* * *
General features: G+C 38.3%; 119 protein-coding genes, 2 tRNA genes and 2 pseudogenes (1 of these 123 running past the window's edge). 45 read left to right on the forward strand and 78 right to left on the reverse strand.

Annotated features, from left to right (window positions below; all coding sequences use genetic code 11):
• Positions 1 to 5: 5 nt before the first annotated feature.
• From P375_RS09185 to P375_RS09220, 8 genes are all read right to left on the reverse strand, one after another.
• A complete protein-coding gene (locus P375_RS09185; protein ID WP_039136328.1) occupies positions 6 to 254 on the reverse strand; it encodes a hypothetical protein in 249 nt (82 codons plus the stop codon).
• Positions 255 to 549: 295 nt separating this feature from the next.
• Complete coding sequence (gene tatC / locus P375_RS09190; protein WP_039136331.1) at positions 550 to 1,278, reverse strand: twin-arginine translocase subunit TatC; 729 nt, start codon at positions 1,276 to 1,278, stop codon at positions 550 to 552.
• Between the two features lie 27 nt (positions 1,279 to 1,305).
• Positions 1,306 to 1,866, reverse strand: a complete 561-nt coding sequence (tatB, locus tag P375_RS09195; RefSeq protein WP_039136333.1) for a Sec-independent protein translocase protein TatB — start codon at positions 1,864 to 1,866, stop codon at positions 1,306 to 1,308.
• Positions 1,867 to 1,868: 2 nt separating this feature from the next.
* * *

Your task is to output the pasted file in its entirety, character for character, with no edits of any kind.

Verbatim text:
General features: G+C 38.3%; 119 protein-coding genes, 2 tRNA genes and 2 pseudogenes (1 of these 123 running past the window's edge). 45 read left to right on the forward strand and 78 right to left on the reverse strand.

Annotated features, from left to right (window positions below; all coding sequences use genetic code 11):
• Positions 1 to 5: 5 nt before the first annotated feature.
• From P375_RS09185 to P375_RS09220, 8 genes are all read right to left on the reverse strand, one after another.
• A complete protein-coding gene (locus P375_RS09185; protein ID WP_039136328.1) occupies positions 6 to 254 on the reverse strand; it encodes a hypothetical protein in 249 nt (82 codons plus the stop codon).
• Positions 255 to 549: 295 nt separating this feature from the next.
• Complete coding sequence (gene tatC / locus P375_RS09190; protein WP_039136331.1) at positions 550 to 1,278, reverse strand: twin-arginine translocase subunit TatC; 729 nt, start codon at positions 1,276 to 1,278, stop codon at positions 550 to 552.
• Between the two features lie 27 nt (positions 1,279 to 1,305).
• Positions 1,306 to 1,866, reverse strand: a complete 561-nt coding sequence (tatB, locus tag P375_RS09195; RefSeq protein WP_039136333.1) for a Sec-independent protein translocase protein TatB — start codon at positions 1,864 to 1,866, stop codon at positions 1,306 to 1,308.
• Positions 1,867 to 1,868: 2 nt separating this feature from the next.